Table 4. Longitudinal evolution of metabolic characteristics (month-0, month-3 and month-5) in LIPOXmax-Réunion randomized controlled trial participants.

Table 5. Post-hoc analysis (Repeated–measures ANOVA P values) for longitudinal evolution of metabolic characteristics (month-0, month-3 and month-5).

Total cholesterol, triglycerides and FPG levels were stable over time. HDL-C/LDL-C ratio improved in the three groups throughout the intervention with different patterns (rapid but slight and transient response in G1, increasing response with time in G2 and G3). HbA1c decreased over time without significant inter-group differences.

Glucose control improved throughout the intervention, the percentage of insulin-resistant women (HOMA-IR index > 2.5) falling from 80% to 60% between M0 and M5. Insulin level and HOMA-IR index decreased in each group (overall time-by-group interaction p = 0.014, p = 0.011, respectively). However, the reductions in insulin and HOMA-IR index were markedly larger for G1 when compared to G3 (G1*G3 time-by-group interactions, p = 0.004 for insulin and p = 0.002, for HOMA, respectively).

In line with these results, MFO expressed in mg.min-1increased significantly over time in each group (overall time-by-group interaction, p<0.001). As expected from the above data this change was larger for G1 than for G3 (time-by-group interaction G1*G3, p<0.001) while it was also significant between G2 and G3 (time-by-group interaction G2*G3, p = 0.004) but not between G1 and G2. Alternatively, MFO expressed in FFM-1 increased significantly in each group (time-by-group interaction, p<0.001), and so defined, this change was larger for G1 than for G2 or G3. Additionally, G1*G2 and G1*G3 time-by-group interactions were both significant (p = 0.016 and p<0.001, respectively) while it was not significant between G2 and G3.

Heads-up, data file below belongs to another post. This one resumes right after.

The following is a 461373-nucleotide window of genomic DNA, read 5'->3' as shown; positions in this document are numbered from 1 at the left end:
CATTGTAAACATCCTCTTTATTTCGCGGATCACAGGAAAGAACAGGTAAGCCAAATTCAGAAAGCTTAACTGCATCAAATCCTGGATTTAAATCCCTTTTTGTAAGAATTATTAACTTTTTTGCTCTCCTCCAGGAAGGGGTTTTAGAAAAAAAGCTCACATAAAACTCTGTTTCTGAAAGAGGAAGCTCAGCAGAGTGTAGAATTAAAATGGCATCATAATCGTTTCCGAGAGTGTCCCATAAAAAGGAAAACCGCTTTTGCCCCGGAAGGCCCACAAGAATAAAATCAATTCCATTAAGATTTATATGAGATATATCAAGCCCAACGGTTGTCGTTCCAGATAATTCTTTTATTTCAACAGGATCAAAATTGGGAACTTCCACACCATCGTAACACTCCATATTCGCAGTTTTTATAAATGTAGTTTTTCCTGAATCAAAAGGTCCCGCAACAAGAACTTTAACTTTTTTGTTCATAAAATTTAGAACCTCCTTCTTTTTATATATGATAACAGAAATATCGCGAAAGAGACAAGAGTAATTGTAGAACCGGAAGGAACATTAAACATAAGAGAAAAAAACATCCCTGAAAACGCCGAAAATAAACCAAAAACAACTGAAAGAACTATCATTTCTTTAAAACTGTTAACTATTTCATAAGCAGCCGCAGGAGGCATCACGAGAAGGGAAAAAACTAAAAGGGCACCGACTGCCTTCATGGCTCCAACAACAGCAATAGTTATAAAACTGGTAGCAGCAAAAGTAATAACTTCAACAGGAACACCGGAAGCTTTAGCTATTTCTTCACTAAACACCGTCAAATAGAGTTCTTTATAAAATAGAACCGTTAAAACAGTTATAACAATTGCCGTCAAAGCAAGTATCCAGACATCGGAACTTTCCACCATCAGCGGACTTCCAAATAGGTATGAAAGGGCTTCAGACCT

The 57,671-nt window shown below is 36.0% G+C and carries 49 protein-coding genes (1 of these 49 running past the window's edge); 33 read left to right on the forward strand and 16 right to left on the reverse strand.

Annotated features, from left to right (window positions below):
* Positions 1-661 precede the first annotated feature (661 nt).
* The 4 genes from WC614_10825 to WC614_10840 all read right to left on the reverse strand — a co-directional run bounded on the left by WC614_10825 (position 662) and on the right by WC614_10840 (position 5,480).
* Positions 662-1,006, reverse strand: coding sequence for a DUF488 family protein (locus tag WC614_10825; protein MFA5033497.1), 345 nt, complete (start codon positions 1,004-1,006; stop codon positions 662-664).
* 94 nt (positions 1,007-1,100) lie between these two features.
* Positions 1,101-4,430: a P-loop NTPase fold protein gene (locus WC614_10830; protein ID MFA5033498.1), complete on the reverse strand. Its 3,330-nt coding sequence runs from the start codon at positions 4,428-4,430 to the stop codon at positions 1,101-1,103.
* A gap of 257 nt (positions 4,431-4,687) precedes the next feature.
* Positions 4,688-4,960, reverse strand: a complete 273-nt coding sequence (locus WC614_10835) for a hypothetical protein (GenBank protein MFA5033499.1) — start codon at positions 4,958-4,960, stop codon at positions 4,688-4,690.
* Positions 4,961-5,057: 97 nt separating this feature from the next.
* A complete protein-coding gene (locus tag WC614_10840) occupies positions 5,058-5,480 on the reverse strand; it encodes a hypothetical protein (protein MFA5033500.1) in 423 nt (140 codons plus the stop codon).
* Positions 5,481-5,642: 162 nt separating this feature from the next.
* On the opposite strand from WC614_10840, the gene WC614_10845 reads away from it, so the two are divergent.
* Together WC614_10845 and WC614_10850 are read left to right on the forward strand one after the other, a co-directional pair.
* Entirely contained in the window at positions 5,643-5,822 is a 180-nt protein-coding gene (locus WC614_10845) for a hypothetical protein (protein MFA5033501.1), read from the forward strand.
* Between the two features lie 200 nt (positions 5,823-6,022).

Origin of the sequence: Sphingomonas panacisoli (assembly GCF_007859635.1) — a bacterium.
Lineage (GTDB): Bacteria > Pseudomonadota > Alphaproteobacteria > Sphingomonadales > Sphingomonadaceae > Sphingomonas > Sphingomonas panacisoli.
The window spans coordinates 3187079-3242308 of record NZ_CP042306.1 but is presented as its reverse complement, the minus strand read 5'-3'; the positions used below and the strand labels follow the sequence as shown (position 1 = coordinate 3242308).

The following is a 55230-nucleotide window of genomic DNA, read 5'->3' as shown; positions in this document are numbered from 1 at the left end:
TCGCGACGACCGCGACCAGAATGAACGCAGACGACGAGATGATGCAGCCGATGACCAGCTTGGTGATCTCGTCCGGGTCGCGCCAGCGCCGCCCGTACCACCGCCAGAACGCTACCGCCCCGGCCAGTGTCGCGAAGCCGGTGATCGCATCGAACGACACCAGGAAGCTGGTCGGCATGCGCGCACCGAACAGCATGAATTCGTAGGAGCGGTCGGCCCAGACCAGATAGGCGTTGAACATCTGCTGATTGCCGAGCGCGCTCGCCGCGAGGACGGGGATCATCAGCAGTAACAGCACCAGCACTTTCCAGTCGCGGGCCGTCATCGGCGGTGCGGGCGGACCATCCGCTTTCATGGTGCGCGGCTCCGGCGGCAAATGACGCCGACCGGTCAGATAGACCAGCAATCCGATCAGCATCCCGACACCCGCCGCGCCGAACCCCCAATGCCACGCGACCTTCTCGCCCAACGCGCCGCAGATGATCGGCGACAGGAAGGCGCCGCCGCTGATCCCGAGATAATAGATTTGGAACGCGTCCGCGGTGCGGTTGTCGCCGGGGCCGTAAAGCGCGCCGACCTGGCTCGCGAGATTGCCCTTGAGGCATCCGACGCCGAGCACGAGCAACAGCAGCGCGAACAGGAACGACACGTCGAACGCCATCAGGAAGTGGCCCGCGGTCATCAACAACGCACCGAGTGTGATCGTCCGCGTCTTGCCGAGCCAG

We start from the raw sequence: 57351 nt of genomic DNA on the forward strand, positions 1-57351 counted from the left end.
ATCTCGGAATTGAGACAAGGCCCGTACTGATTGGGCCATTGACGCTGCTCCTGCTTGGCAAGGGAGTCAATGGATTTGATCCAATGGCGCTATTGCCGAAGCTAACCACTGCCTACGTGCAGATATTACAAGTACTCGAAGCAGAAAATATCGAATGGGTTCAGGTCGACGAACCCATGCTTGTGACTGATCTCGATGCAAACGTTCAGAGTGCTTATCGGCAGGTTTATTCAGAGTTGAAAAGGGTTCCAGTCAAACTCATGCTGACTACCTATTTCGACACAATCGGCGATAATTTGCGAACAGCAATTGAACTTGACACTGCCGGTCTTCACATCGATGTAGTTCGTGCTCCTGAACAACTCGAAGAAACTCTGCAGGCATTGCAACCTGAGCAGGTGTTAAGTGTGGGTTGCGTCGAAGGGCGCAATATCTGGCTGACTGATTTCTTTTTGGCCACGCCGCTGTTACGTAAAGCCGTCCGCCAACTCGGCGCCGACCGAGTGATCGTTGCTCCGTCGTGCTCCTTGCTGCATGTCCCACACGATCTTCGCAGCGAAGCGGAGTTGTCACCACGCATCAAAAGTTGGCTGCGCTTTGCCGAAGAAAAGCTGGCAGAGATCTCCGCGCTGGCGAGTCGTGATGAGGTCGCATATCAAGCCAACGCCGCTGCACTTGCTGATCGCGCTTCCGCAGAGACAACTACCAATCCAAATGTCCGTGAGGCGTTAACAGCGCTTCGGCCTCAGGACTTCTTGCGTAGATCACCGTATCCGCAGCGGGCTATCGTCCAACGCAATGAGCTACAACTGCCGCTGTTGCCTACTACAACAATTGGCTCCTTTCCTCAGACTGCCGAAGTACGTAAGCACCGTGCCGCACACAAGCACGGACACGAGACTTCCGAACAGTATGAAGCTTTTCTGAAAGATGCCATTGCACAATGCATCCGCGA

Importantly, we found no correlation between the indicators of insulin resistance and those of MFO.